disbelief.

“Cameron?”

Hawke stared at her. Her right hand pressed
against her left shoulder, and blood oozed between her fingers. Against her
black vest and shorts, her skin looked as white as the sheets on the bed. Her
hair, which was the yellow of ripe corn in the sun, now looked pale as
moonlight, and it curled well past her shoulders, untouched by any form of
scissors for the past few months. She’d lost so much weight he barely
recognised her. Her lips were bloodless, her eyes wide and dark in her pale
face. She looked like a hunted animal that had learned to survive in fear and
darkness.

His gaze traced up her figure, lingered on
the whiteness of her skin where the vest dipped between her breasts, paused on
her soft, pale lips, her dark eyes. She was still the most beautiful woman he’d
ever seen. But she’d given herself to Chaos; she had let her heart be infested
with blackness. She was pure evil, and she’d already broken his heart once. He
wasn’t going to let her do it again. Hatred burned within him, although with
his hands bound he couldn’t focus it. He cursed himself for the moment of
weakness leading to this moment.

He wasn’t going to get out of his bonds by
force. He was going to have to find some other way. He saw the confusion in her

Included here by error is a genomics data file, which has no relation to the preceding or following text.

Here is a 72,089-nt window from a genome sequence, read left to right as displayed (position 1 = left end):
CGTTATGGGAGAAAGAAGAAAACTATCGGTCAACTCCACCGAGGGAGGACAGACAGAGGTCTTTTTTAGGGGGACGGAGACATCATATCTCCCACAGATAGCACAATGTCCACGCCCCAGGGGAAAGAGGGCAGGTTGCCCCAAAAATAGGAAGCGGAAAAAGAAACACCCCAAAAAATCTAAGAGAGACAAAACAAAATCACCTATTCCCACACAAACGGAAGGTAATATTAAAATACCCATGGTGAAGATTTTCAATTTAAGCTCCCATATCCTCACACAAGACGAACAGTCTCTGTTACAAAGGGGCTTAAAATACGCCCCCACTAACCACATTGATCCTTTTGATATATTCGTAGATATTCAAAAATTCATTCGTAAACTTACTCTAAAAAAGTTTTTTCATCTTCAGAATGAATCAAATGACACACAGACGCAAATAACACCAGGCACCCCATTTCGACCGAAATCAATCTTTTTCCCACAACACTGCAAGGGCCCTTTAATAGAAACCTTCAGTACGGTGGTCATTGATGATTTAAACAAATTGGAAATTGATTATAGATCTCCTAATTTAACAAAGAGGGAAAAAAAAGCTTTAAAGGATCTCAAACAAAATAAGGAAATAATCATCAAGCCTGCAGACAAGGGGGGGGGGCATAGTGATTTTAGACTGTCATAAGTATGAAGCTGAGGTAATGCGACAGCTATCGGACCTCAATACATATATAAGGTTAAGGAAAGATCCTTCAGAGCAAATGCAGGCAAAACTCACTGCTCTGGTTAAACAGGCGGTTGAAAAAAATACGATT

eyes, the vulnerability, and suddenly he knew what to do.

“Hello, Imogen.” He smiled. “Found you.”

*

Captain Imogen Williamson—for that was how
she thought of herself, although the S.U. had withdrawn her rank—stepped back
into the shadows so she could hide her reaction from the man on the bed.

She surveyed him from the privacy of the
darkness. Her heart thumped against her ribs, the surge causing the wound in
her shoulder to pulse. She ignored it, too shocked by his arrival to worry
about the pain.

Was it really him? Her brain refused to
believe what her eyes were seeing. How could he be here, in New Zealand,
thirteen thousand miles away from where she’d left him? And yet, it was him,
clearly. Her eyes scanned the body she knew so well. Broad shoulders, narrow
waist, long legs, all encased in padded black armour, his well-muscled arms now
pinned tightly against the headboard. He wouldn’t like that. His eyes glittered
with anger, pools of molten silver in the light from the window. His black hair
was longer than she’d seen it before; although short up the back and sides, the
top didn’t stand up in its usual spiky bristle but rather slanted across his
forehead, covering one eyebrow. The energy spilling from his muscular body
washed over her like a liquid. He was like a chained panther, straining at a
leash. She could feel the heat of his blood coursing around his body from
across the room, making her burn. His sheer power made her catch her breath.

She wanted to run up to him, to throw
herself in his arms. But the wound in her shoulder throbbed, reminding her of
his betrayal.

“They sent you to kill me,” she whispered.

He said nothing, twisting his hands, trying
his bonds. She felt a brief bite of fear. She’d seen what his power could do,
how he could create bands of steel to tighten around a daemon’s head until its
brain burst, the way he could form tiny daggers to slice off a monster’s skin
in inch-wide strips, how he could pour molten metal into a creature’s mouth,
burning it from the inside out. The bonds held, though, keeping his hands above
him, containing his magic, while his eyes searched for her in the darkness,
sweeping like the beam from a lighthouse.